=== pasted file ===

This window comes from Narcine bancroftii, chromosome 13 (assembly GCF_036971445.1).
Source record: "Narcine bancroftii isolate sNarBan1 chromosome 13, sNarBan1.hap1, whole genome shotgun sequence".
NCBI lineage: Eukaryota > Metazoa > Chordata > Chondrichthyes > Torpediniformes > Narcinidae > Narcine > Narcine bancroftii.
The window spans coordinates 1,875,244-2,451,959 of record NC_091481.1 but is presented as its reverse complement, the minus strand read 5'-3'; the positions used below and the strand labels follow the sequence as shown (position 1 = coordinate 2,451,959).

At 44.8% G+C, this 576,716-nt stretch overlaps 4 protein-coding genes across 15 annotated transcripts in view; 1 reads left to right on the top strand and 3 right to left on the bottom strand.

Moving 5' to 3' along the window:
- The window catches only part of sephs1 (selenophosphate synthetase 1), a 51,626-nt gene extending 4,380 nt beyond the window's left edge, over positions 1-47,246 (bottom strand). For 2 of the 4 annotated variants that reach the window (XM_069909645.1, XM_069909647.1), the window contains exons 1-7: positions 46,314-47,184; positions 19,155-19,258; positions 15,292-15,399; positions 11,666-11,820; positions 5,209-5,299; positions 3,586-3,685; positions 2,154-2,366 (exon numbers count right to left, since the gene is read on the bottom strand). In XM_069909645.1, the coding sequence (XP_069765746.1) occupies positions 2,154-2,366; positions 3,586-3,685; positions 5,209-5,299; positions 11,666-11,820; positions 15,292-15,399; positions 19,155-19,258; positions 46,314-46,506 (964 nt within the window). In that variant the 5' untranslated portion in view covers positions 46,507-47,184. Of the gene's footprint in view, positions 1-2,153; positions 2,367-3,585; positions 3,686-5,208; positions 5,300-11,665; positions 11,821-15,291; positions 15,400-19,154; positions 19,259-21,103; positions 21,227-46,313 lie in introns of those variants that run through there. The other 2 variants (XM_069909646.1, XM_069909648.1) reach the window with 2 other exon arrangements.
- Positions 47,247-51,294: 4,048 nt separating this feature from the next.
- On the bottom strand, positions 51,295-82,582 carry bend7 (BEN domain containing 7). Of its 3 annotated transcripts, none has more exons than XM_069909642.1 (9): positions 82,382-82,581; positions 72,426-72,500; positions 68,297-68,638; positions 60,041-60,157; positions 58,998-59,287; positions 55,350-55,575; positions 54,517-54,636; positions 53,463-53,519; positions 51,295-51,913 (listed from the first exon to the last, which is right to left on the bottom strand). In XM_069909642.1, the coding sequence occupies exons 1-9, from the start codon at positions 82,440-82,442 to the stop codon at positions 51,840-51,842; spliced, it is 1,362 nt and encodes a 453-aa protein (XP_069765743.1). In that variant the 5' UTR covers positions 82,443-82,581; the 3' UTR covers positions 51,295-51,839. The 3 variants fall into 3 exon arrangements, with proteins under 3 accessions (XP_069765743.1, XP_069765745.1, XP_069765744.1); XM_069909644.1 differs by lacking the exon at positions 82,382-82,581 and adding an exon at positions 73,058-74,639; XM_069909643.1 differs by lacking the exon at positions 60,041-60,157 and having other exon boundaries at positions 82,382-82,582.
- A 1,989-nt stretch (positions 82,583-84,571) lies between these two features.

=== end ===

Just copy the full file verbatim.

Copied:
This window comes from Narcine bancroftii, chromosome 13 (assembly GCF_036971445.1).
Source record: "Narcine bancroftii isolate sNarBan1 chromosome 13, sNarBan1.hap1, whole genome shotgun sequence".
NCBI lineage: Eukaryota > Metazoa > Chordata > Chondrichthyes > Torpediniformes > Narcinidae > Narcine > Narcine bancroftii.
The window spans coordinates 1,875,244-2,451,959 of record NC_091481.1 but is presented as its reverse complement, the minus strand read 5'-3'; the positions used below and the strand labels follow the sequence as shown (position 1 = coordinate 2,451,959).

At 44.8% G+C, this 576,716-nt stretch overlaps 4 protein-coding genes across 15 annotated transcripts in view; 1 reads left to right on the top strand and 3 right to left on the bottom strand.

Moving 5' to 3' along the window:
- The window catches only part of sephs1 (selenophosphate synthetase 1), a 51,626-nt gene extending 4,380 nt beyond the window's left edge, over positions 1-47,246 (bottom strand). For 2 of the 4 annotated variants that reach the window (XM_069909645.1, XM_069909647.1), the window contains exons 1-7: positions 46,314-47,184; positions 19,155-19,258; positions 15,292-15,399; positions 11,666-11,820; positions 5,209-5,299; positions 3,586-3,685; positions 2,154-2,366 (exon numbers count right to left, since the gene is read on the bottom strand). In XM_069909645.1, the coding sequence (XP_069765746.1) occupies positions 2,154-2,366; positions 3,586-3,685; positions 5,209-5,299; positions 11,666-11,820; positions 15,292-15,399; positions 19,155-19,258; positions 46,314-46,506 (964 nt within the window). In that variant the 5' untranslated portion in view covers positions 46,507-47,184. Of the gene's footprint in view, positions 1-2,153; positions 2,367-3,585; positions 3,686-5,208; positions 5,300-11,665; positions 11,821-15,291; positions 15,400-19,154; positions 19,259-21,103; positions 21,227-46,313 lie in introns of those variants that run through there. The other 2 variants (XM_069909646.1, XM_069909648.1) reach the window with 2 other exon arrangements.
- Positions 47,247-51,294: 4,048 nt separating this feature from the next.
- On the bottom strand, positions 51,295-82,582 carry bend7 (BEN domain containing 7). Of its 3 annotated transcripts, none has more exons than XM_069909642.1 (9): positions 82,382-82,581; positions 72,426-72,500; positions 68,297-68,638; positions 60,041-60,157; positions 58,998-59,287; positions 55,350-55,575; positions 54,517-54,636; positions 53,463-53,519; positions 51,295-51,913 (listed from the first exon to the last, which is right to left on the bottom strand). In XM_069909642.1, the coding sequence occupies exons 1-9, from the start codon at positions 82,440-82,442 to the stop codon at positions 51,840-51,842; spliced, it is 1,362 nt and encodes a 453-aa protein (XP_069765743.1). In that variant the 5' UTR covers positions 82,443-82,581; the 3' UTR covers positions 51,295-51,839. The 3 variants fall into 3 exon arrangements, with proteins under 3 accessions (XP_069765743.1, XP_069765745.1, XP_069765744.1); XM_069909644.1 differs by lacking the exon at positions 82,382-82,581 and adding an exon at positions 73,058-74,639; XM_069909643.1 differs by lacking the exon at positions 60,041-60,157 and having other exon boundaries at positions 82,382-82,582.
- A 1,989-nt stretch (positions 82,583-84,571) lies between these two features.